ADAMS, Samuel

(b. Boston, 1722 – d. Boston, 1803)
Massachusetts General Court 1765–1774
Provincial Congress
First and Second Continental Congress, 1774 and 1775
Co-author and signer of the Declaration of Independence 1776
Co-author of the Articles of Confederation 1777
Co-author of the Massachusetts Constitution 1780
House 1781; Senate 1781–1786, 1787–1788
Lt. Governor 1789–1793
Governor 1793–1797

Photograph, 12 ½ x 11 ½ in.

Samuel Adams, colonial patriot and politician, while still at Harvard where he earned undergraduate and graduate degrees, already was demonstrating his tendency to question authority, especially in unjust circumstances. He worked for a short time with Thomas Cushing (later the first Senate President), and in the family malt house, but his business skills were found as lacking as his political interests were strong. He was elected to his first post in 1747, clerk of the Boston Market, thus beginning a long career in the political limelight.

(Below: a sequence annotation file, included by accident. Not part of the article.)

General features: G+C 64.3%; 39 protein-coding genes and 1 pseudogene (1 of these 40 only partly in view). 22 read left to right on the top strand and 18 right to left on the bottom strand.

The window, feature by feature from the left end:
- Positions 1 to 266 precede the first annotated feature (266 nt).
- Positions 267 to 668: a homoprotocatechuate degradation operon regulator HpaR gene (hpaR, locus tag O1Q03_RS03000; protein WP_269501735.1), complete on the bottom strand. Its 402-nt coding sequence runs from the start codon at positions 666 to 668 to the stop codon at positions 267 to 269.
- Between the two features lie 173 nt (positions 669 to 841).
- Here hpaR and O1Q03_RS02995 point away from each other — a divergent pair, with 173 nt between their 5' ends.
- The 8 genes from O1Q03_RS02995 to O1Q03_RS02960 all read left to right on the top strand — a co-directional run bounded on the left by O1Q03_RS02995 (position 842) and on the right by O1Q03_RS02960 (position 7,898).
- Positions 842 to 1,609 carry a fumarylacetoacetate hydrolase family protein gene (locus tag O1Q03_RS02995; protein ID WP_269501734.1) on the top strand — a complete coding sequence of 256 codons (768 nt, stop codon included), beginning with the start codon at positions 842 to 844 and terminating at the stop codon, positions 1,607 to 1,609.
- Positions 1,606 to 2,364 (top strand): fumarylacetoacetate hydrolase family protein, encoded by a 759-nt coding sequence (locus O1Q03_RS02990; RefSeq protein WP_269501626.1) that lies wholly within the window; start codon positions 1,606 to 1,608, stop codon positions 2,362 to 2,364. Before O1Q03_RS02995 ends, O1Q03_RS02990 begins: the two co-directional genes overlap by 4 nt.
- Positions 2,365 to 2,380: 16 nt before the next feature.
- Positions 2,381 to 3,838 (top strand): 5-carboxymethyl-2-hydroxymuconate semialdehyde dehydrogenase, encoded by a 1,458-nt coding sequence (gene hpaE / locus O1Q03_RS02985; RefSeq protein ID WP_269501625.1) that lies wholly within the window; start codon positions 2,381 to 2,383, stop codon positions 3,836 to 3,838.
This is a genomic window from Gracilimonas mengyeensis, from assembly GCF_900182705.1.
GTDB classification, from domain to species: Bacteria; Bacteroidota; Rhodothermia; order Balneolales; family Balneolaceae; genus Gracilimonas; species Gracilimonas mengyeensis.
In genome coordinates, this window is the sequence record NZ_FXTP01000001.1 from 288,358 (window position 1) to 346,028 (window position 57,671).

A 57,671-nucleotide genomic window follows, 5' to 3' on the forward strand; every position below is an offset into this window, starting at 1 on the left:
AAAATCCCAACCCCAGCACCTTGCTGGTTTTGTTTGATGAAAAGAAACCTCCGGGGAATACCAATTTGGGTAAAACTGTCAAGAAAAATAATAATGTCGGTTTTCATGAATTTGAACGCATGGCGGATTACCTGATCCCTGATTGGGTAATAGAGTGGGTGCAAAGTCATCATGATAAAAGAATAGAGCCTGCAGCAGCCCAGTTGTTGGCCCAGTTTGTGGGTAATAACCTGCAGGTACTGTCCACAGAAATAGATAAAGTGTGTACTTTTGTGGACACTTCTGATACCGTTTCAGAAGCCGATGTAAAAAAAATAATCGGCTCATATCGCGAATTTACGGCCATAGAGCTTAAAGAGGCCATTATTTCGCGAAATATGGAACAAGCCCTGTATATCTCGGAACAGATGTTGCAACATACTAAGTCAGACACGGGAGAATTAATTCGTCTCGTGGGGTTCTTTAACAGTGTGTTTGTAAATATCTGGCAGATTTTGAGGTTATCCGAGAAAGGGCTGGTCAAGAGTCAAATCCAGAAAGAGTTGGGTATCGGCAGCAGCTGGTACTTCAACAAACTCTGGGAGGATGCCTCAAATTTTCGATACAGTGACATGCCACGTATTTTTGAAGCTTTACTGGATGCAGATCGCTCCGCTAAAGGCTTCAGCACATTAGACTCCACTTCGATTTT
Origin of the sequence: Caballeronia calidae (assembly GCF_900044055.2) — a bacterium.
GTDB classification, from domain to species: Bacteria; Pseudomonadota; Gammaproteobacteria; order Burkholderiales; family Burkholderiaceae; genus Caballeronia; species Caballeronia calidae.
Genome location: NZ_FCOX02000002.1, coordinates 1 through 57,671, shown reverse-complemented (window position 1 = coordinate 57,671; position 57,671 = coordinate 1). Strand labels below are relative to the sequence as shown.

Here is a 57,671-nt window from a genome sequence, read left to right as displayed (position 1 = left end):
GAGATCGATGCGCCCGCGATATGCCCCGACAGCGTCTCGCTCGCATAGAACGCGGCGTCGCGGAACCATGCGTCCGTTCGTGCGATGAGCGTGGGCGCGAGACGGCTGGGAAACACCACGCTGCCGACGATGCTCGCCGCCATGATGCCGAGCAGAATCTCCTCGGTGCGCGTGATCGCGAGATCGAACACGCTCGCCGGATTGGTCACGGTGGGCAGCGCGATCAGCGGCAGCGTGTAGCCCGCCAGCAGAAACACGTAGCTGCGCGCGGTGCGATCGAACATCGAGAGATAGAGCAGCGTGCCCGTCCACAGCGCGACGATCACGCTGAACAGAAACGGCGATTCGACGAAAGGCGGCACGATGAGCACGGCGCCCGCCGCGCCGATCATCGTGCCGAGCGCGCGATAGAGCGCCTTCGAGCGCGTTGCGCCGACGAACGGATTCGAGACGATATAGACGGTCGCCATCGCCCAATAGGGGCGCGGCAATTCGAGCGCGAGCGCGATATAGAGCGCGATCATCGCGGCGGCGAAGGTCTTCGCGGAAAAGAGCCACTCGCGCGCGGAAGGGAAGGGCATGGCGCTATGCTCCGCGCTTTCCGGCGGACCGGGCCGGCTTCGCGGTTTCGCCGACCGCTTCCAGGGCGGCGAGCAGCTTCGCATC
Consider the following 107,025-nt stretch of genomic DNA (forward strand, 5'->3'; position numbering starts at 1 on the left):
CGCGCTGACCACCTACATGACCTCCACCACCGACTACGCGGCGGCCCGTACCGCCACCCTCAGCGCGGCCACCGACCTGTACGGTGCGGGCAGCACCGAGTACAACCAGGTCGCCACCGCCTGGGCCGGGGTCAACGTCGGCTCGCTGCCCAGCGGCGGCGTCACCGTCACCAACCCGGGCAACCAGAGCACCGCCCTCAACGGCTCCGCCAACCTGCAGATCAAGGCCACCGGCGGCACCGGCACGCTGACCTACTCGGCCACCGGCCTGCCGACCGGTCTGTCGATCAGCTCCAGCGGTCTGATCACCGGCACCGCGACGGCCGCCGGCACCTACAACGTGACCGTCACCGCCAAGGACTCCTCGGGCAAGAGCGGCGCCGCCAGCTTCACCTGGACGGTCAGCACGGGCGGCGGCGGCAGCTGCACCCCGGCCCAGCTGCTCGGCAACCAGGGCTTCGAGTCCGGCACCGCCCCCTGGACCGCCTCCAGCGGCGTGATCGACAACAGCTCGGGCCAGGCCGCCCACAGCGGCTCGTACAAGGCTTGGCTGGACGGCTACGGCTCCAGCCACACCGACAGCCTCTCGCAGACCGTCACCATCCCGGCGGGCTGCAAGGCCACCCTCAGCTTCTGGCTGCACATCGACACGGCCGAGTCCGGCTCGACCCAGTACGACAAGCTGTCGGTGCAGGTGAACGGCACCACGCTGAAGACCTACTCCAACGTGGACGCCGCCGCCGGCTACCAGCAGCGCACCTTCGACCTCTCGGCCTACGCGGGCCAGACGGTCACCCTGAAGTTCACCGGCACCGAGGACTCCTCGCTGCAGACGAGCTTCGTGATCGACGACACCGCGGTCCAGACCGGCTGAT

Known best for his radical views on British sovereignty over the colonies, Adams was a popular figure whose notoriety spread quickly through his political appointments, fiery essays and his clandestine engagements. Although never a wealthy man like his colleagues John Hancock, Thomas Cushing and James Bowdoin, he rose to positions of power and influence in nearly every major political event until the end of his life. As Senate President he signed, with Governor Hancock, the Charter of the first Bank of Massachusetts in 1783, which included the first provisions requiring bank examinations. Taking a philosophical approach to the role of government, he promoted republican virtues and values, supporting public education and the federal constitution if amendments could be proposed.

portrait of ADAMS, Samuel